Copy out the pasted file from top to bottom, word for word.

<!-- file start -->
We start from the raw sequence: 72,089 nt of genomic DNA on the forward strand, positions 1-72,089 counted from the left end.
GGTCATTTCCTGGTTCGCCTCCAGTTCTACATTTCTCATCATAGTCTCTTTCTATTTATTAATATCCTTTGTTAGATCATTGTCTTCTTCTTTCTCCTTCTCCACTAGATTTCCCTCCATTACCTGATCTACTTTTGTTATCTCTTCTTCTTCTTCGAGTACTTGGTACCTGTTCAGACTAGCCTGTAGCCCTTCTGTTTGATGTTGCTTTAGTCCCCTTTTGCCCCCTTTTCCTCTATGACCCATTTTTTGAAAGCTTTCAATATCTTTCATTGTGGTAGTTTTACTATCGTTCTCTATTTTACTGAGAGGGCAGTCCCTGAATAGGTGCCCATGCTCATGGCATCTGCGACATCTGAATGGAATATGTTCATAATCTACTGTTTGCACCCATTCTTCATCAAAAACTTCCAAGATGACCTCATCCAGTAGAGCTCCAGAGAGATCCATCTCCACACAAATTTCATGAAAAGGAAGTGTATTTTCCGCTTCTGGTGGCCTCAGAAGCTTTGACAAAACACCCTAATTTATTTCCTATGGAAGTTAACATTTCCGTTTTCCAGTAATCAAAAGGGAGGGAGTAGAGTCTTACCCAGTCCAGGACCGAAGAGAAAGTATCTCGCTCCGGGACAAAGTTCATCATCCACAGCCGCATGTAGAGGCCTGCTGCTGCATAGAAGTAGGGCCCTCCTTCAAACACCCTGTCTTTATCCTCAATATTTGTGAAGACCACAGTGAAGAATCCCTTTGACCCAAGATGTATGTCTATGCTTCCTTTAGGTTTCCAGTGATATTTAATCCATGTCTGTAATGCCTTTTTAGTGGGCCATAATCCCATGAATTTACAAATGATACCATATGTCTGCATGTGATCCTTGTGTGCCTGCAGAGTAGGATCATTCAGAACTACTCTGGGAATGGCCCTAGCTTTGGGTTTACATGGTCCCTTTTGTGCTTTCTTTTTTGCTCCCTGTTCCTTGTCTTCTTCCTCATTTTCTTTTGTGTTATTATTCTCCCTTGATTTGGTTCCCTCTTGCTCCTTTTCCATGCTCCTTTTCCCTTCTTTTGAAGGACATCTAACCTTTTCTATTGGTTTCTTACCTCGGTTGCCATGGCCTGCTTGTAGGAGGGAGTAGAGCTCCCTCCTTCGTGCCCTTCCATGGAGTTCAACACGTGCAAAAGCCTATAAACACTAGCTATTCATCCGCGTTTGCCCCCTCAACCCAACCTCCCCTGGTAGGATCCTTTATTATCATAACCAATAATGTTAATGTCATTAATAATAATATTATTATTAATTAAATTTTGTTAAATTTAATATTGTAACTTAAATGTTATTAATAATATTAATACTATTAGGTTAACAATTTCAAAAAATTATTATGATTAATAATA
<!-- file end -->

We start from the raw sequence: 72,089 nt of genomic DNA on the forward strand, positions 1-72,089 counted from the left end.
GGTCATTTCCTGGTTCGCCTCCAGTTCTACATTTCTCATCATAGTCTCTTTCTATTTATTAATATCCTTTGTTAGATCATTGTCTTCTTCTTTCTCCTTCTCCACTAGATTTCCCTCCATTACCTGATCTACTTTTGTTATCTCTTCTTCTTCTTCGAGTACTTGGTACCTGTTCAGACTAGCCTGTAGCCCTTCTGTTTGATGTTGCTTTAGTCCCCTTTTGCCCCCTTTTCCTCTATGACCCATTTTTTGAAAGCTTTCAATATCTTTCATTGTGGTAGTTTTACTATCGTTCTCTATTTTACTGAGAGGGCAGTCCCTGAATAGGTGCCCATGCTCATGGCATCTGCGACATCTGAATGGAATATGTTCATAATCTACTGTTTGCACCCATTCTTCATCAAAAACTTCCAAGATGACCTCATCCAGTAGAGCTCCAGAGAGATCCATCTCCACACAAATTTCATGAAAAGGAAGTGTATTTTCCGCTTCTGGTGGCCTCAGAAGCTTTGACAAAACACCCTAATTTATTTCCTATGGAAGTTAACATTTCCGTTTTCCAGTAATCAAAAGGGAGGGAGTAGAGTCTTACCCAGTCCAGGACCGAAGAGAAAGTATCTCGCTCCGGGACAAAGTTCATCATCCACAGCCGCATGTAGAGGCCTGCTGCTGCATAGAAGTAGGGCCCTCCTTCAAACACCCTGTCTTTATCCTCAATATTTGTGAAGACCACAGTGAAGAATCCCTTTGACCCAAGATGTATGTCTATGCTTCCTTTAGGTTTCCAGTGATATTTAATCCATGTCTGTAATGCCTTTTTAGTGGGCCATAATCCCATGAATTTACAAATGATACCATATGTCTGCATGTGATCCTTGTGTGCCTGCAGAGTAGGATCATTCAGAACTACTCTGGGAATGGCCCTAGCTTTGGGTTTACATGGTCCCTTTTGTGCTTTCTTTTTTGCTCCCTGTTCCTTGTCTTCTTCCTCATTTTCTTTTGTGTTATTATTCTCCCTTGATTTGGTTCCCTCTTGCTCCTTTTCCATGCTCCTTTTCCCTTCTTTTGAAGGACATCTAACCTTTTCTATTGGTTTCTTACCTCGGTTGCCATGGCCTGCTTGTAGGAGGGAGTAGAGCTCCCTCCTTCGTGCCCTTCCATGGAGTTCAACACGTGCAAAAGCCTATAAACACTAGCTATTCATCCGCGTTTGCCCCCTCAACCCAACCTCCCCTGGTAGGATCCTTTATTATCATAACCAATAATGTTAATGTCATTAATAATAATATTATTATTAATTAAATTTTGTTAAATTTAATATTGTAACTTAAATGTTATTAATAATATTAATACTATTAGGTTAACAATTTCAAAAAATTATTATGATTAATAATA